Remarks on the Northern Ireland peace process by Minister Cowen, T.D., Limerick
I want to turn now to the Good Friday Agreement and the critical point we have reached in its implementation. The two Governments and the pro-Agreement parties last week held intensive discussions on the outstanding issues relating to the full implementation of the Agreement. These discussions were very valuable in terms of narrowing down the points of difference, and in enabling all sides to talk through what was needed if the Agreement is to be implemented in full - as is the will of the people, North and South.
In drawing these discussions to a close on Saturday, the Taoiseach, Bertie Ahern, and the British Prime Minister, Tony Blair, made clear that the negotiations were at an end and that it was now time for the Governments to put together a package for presentation to the parties. In the days since then officials, under the political direction of the Secretary of State for Northern Ireland and myself, have been working intensively on putting the final touches to this package, and we would hope to have it ready for transmission to the parties very shortly. It will be a balanced document, which will seek to deal comprehensively and honourably with the outstanding issues.
There is no mystery about what the elements of the package will be. The focus will be on the four issues which have dominated the discussions with the parties over the past several months - policing, demilitarisation, the putting of arms beyond use, and what we call the stability of the institutions.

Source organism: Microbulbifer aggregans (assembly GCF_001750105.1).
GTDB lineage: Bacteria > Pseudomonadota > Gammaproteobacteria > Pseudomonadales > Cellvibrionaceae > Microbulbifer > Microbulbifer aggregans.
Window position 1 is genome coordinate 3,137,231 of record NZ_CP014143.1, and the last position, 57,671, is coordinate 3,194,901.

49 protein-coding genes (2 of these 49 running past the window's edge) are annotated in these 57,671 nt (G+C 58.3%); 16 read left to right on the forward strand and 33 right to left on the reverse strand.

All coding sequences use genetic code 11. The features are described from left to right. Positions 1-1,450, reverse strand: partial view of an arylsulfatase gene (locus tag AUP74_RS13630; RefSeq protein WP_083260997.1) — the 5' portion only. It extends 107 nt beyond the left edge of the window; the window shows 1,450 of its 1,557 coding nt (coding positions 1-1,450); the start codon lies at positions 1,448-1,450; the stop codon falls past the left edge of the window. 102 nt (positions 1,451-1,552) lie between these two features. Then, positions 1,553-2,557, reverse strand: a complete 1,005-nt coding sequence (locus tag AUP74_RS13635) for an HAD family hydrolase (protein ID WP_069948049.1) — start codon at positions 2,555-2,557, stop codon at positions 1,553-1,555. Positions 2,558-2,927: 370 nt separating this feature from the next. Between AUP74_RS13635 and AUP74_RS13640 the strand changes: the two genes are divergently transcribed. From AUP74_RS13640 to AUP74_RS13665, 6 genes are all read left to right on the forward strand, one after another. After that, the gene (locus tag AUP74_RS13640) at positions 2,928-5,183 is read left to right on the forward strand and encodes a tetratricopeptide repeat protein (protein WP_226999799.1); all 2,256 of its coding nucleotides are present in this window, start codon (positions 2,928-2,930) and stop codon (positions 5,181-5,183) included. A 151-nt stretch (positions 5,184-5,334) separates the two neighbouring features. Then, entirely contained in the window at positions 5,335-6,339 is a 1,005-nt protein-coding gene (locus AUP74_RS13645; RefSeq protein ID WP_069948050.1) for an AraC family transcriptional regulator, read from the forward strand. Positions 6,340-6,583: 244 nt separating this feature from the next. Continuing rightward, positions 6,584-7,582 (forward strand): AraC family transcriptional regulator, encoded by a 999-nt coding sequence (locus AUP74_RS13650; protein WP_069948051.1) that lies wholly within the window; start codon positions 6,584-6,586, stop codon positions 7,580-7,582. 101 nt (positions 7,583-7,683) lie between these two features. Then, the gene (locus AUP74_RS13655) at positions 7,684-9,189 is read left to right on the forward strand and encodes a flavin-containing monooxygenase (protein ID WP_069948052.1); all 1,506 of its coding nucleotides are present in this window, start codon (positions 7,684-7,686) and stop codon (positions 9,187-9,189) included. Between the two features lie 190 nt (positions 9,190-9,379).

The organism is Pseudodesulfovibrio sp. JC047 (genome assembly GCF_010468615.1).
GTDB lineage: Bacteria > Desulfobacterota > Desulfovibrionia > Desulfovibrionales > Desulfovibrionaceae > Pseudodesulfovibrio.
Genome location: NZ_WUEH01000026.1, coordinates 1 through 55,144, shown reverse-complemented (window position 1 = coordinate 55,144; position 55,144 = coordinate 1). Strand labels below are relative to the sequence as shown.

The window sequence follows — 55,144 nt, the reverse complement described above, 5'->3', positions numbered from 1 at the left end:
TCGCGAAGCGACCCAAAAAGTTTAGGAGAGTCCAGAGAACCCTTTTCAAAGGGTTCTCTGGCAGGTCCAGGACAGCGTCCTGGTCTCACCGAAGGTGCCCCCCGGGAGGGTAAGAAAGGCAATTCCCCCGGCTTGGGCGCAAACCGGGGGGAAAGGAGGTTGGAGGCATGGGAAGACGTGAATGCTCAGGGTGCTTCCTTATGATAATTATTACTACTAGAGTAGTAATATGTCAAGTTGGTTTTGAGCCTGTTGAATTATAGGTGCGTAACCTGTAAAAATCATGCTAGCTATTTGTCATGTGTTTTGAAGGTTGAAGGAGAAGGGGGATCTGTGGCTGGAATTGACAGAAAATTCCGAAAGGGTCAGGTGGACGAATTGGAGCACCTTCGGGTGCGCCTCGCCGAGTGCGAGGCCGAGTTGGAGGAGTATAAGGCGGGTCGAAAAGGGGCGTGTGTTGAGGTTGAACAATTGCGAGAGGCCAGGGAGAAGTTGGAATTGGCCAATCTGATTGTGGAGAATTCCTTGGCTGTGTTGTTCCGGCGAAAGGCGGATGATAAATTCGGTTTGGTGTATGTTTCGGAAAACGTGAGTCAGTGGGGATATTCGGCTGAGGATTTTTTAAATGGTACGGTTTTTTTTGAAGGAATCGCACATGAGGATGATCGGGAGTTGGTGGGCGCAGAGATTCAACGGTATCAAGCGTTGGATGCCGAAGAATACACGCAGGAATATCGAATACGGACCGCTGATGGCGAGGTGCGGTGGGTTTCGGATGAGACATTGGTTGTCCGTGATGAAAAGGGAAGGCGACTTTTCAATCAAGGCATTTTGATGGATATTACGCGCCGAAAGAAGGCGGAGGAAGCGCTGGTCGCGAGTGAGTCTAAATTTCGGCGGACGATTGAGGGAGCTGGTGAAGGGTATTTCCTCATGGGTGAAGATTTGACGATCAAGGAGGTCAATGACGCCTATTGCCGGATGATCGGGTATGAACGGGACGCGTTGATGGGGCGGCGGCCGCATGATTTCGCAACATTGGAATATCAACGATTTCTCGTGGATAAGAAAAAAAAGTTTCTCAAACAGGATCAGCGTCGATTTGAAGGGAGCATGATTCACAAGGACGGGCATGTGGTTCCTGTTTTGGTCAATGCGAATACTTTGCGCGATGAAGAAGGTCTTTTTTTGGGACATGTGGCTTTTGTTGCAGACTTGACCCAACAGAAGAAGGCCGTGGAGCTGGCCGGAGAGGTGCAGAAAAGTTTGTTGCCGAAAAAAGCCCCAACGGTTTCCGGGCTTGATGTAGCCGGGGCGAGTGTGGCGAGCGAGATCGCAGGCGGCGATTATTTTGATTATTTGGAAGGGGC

I want to emphasise that this is not about pre-conditions or the primacy of one issue over another. All have their own integrity and significance, and all will have to be implemented. That is no more than the Agreement itself demands. Let me recall the words of the Declaration of Support, the very opening section of the Good Friday Agreement. In that Declaration, the participants state:
“We pledge that we will, in good faith, work to ensure the success of each and every one of the arrangements to be established under this agreement.”
Those are strong and unequivocal words and it is in their spirit that all of us, Governments and parties alike, must approach the decisions that have to be taken over the coming period.
I am confident that the parties will approach these decisions in a positive and constructive way, and that agreement will be reached. I have worked closely with all the representatives involved over a considerable period of time and am deeply impressed by the commitment and dedication they have shown. I suppose it is fashionable these days in some quarters to be sceptical about politicians but - and this was a point made frequently by George Mitchell - this particular group of leaders have carried especially heavy burdens and carried them with honour and dignity.
We all owe a debt of gratitude to the pro-Agreement party leaders and their colleagues who have carried the torch for a new beginning in Northern Ireland and on this island. After decades of despair and apparent hopelessness, this has been the generation of leaders which, with the two Governments, have pointed the pathway to a different kind of future and a different kind of politics. I salute them for that. It is also why I am confident about the outcome of the process we are engaged in during these days and weeks.